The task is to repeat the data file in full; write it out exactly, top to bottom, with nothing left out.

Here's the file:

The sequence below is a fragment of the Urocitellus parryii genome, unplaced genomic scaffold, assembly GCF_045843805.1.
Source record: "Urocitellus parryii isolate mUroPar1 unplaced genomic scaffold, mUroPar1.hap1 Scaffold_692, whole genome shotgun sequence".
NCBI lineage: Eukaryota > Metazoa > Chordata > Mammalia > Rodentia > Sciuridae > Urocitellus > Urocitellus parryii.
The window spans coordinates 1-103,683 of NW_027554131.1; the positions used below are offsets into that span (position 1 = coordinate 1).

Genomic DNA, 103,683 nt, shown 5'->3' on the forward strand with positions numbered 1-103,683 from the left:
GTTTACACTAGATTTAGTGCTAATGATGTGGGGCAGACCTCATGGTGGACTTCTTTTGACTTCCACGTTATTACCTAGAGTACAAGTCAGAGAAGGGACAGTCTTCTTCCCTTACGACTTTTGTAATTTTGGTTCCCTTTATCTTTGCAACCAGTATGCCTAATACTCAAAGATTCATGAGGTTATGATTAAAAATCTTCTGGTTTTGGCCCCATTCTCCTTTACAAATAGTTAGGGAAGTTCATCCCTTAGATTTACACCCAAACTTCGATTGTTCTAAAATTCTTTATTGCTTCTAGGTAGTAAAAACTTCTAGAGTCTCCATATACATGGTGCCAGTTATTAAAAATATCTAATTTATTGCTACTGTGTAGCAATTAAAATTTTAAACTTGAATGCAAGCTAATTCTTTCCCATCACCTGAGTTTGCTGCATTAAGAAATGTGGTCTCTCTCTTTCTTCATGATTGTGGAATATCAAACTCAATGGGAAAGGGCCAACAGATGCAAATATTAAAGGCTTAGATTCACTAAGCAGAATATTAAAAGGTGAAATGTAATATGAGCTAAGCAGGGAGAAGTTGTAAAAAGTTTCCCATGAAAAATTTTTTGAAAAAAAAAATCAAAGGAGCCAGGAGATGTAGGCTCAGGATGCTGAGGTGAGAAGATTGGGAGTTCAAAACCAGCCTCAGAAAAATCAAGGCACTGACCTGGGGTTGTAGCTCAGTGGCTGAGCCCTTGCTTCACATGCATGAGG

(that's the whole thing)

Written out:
The sequence below is a fragment of the Urocitellus parryii genome, unplaced genomic scaffold, assembly GCF_045843805.1.
Source record: "Urocitellus parryii isolate mUroPar1 unplaced genomic scaffold, mUroPar1.hap1 Scaffold_692, whole genome shotgun sequence".
NCBI lineage: Eukaryota > Metazoa > Chordata > Mammalia > Rodentia > Sciuridae > Urocitellus > Urocitellus parryii.
The window spans coordinates 1-103,683 of NW_027554131.1; the positions used below are offsets into that span (position 1 = coordinate 1).

Genomic DNA, 103,683 nt, shown 5'->3' on the forward strand with positions numbered 1-103,683 from the left:
GTTTACACTAGATTTAGTGCTAATGATGTGGGGCAGACCTCATGGTGGACTTCTTTTGACTTCCACGTTATTACCTAGAGTACAAGTCAGAGAAGGGACAGTCTTCTTCCCTTACGACTTTTGTAATTTTGGTTCCCTTTATCTTTGCAACCAGTATGCCTAATACTCAAAGATTCATGAGGTTATGATTAAAAATCTTCTGGTTTTGGCCCCATTCTCCTTTACAAATAGTTAGGGAAGTTCATCCCTTAGATTTACACCCAAACTTCGATTGTTCTAAAATTCTTTATTGCTTCTAGGTAGTAAAAACTTCTAGAGTCTCCATATACATGGTGCCAGTTATTAAAAATATCTAATTTATTGCTACTGTGTAGCAATTAAAATTTTAAACTTGAATGCAAGCTAATTCTTTCCCATCACCTGAGTTTGCTGCATTAAGAAATGTGGTCTCTCTCTTTCTTCATGATTGTGGAATATCAAACTCAATGGGAAAGGGCCAACAGATGCAAATATTAAAGGCTTAGATTCACTAAGCAGAATATTAAAAGGTGAAATGTAATATGAGCTAAGCAGGGAGAAGTTGTAAAAAGTTTCCCATGAAAAATTTTTTGAAAAAAAAAATCAAAGGAGCCAGGAGATGTAGGCTCAGGATGCTGAGGTGAGAAGATTGGGAGTTCAAAACCAGCCTCAGAAAAATCAAGGCACTGACCTGGGGTTGTAGCTCAGTGGCTGAGCCCTTGCTTCACATGCATGAGG